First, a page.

Key Factors To Consider For Your eLearning Project
Statistics and data play a huge role in eLearning projects. They help us to understand who we’re making our courses for, what language and terminology to use, and what tone of voice to utilize. Additionally, data can be used when creating reports and communicating with managers which allows them to see how effective eLearning is within their organization. As more companies embrace eLearning as a method of professional development, it’s important to consider using statistics to improve eLearning efforts within organizations and businesses. This article explores the areas where stats are most beneficial in regards to creating great eLearning courses.
3 Ways To Use Statistics For eLearning Projects
Understand Who You Are Creating Your Course For
The first thing you need to do is define who your learners are. This will allow you to target key aspects of their needs. Maybe they’re marketers looking to improve their English language skills in order to sell products on a global market. Or, maybe they’re employees hoping that your online course can help them advance within your company. Whatever it may be, make sure you understand who your audience is and what they want from your eLearning courses. If you don’t know who your audience is, how can you create a course for them?
Understanding Audience Behavior
The goal of any eLearning course is to drive behavior change. You need to create an engaging experience for the user and make it as simple as possible for them to learn from. The medium with which you share your training, website, or platform matters a lot because different learners prefer different ways of consuming information.
There is a range of stats to consider when creating your eLearning courses. Knowing where your audience lives, for example, will help you create content that’s relevant to them and their location. Demographics also play a huge role in course design and can give you clues about which direction to take your course. One important thing to keep in mind is that statistics are likely to change over time. Be sure to cross-reference different data sets from various sources so you get a true representation of your audience.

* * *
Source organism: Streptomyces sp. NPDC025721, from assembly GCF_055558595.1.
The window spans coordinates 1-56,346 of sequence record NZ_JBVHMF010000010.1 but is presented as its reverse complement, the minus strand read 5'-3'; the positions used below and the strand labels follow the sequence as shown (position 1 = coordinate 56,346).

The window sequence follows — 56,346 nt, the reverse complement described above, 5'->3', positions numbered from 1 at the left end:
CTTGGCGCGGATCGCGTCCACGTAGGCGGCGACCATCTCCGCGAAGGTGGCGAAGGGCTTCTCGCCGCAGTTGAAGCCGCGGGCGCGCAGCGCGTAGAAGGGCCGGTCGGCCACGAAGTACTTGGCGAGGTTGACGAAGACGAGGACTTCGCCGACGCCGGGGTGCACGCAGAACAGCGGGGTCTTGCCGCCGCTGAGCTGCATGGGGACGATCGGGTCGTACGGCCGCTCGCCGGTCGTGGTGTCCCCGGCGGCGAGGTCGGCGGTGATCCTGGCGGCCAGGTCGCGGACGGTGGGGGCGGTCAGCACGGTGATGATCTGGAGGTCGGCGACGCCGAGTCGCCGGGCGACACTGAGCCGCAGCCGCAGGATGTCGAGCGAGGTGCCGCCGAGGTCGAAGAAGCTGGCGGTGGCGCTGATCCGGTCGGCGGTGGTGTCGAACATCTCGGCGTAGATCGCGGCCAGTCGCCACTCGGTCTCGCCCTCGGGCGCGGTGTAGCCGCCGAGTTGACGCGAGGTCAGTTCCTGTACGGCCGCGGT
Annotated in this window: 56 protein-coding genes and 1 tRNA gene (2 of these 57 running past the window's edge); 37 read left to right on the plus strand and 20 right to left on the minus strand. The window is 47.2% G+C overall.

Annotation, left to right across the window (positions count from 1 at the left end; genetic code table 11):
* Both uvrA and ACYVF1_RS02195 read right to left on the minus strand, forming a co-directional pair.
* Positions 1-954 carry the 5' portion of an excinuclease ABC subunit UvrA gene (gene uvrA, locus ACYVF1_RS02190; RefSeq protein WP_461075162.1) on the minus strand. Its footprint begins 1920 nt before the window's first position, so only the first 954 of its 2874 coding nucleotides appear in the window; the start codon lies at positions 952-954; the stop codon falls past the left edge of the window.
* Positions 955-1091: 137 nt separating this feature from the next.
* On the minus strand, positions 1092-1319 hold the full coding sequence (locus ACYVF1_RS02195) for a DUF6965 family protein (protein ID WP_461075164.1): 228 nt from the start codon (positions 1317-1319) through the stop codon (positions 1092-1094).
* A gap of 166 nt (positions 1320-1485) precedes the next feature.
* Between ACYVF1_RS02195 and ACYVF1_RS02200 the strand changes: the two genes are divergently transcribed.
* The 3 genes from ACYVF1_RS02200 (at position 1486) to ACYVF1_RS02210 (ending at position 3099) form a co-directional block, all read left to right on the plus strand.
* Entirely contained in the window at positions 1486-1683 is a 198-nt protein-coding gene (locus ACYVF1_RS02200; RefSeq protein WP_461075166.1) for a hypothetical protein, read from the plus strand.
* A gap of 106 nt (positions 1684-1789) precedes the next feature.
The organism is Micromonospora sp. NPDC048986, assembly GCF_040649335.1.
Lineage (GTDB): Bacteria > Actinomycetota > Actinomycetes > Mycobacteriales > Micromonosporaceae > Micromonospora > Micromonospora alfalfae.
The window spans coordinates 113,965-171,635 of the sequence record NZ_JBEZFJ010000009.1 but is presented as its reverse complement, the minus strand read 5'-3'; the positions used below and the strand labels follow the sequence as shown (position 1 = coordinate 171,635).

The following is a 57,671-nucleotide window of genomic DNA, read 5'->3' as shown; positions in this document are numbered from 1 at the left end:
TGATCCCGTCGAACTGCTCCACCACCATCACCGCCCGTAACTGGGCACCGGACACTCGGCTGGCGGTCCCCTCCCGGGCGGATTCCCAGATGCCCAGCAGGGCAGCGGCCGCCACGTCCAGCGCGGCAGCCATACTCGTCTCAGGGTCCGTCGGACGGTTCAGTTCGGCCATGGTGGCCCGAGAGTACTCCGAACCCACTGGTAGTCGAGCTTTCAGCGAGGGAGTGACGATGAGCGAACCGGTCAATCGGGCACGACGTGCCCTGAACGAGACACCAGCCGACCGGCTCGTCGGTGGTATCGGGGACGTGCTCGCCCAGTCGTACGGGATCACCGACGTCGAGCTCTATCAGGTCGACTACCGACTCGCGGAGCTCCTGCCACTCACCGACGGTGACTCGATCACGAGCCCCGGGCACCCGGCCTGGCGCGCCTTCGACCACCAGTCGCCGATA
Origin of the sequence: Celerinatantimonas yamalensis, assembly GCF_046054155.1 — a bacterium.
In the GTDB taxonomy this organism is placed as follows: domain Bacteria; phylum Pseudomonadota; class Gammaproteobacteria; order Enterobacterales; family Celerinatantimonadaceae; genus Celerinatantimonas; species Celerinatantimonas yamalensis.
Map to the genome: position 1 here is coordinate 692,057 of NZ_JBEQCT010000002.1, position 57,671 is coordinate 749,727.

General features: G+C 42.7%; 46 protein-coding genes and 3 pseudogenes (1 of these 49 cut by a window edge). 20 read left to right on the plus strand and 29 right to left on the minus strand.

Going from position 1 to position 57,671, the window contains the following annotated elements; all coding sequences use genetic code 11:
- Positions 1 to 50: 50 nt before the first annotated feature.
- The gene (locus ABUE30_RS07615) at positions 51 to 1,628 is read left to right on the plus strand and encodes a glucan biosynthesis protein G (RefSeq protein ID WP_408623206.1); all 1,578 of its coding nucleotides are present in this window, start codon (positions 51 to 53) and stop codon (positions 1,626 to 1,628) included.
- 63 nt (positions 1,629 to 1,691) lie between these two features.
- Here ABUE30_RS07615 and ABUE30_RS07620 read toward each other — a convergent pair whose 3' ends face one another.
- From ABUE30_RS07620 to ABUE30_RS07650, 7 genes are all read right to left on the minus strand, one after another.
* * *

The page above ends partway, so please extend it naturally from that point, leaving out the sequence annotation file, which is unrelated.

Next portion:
Tone And Voice
When creating an eLearning course, you’ll want to make sure that it fits in with your company’s existing tone and voice. These aspects will affect everything from the length of sentences to the complexity of terminology, so it pays to sit down and work out what you want your brand’s tone and voice to be before writing anything. When possible, sit in on training sessions or go on a tour of various departments; if no such thing is available at your organization, look for videos or articles that showcase your brand’s personality and emulate them as closely as possible. If that’s not available either, consider finding similar companies with tones and voices that suit you best—and then model those.
Decide On Your Statistics Before Starting A Project
Statistics can play a huge role in eLearning, but they’re not always necessary. In fact, when beginning a project, it’s a good idea to ask yourself if you really need stats at all. Will they be helpful or interesting? Would they even be needed? If so, which ones would be best for your audience? These are all questions to ask yourself before diving into statistics. You don’t want to put unnecessary information in your course and risk turning off learners—or worse, boring them with numbers.
It takes an enormous amount of time and concentrated effort to choose the right statistics for your eLearning projects and make them as relevant, useful, and applicable as possible. This is not a project you should go into without careful consideration and research. You don’t want to spend hours or days tracking down information on the wrong topics, and then realize that they’re no good later on in the process. You need to know what your goals are so you can put all of your time into those topics and tips that will help you achieve a great module or program.
Ultimately, you may have to factor other elements into your choice as well, depending on what kind of eLearning project you’re working on. For example, you could look for something that allows for 3D multi-sensory design and exploration of concepts based on the context of industry practice—there’s even a template that supports touchscreen input. Sometimes a simple interface is best, especially if it’s not the primary place where eLearning is being delivered or if the learning that’s taking place requires some degree of extra information like statistics or graphs.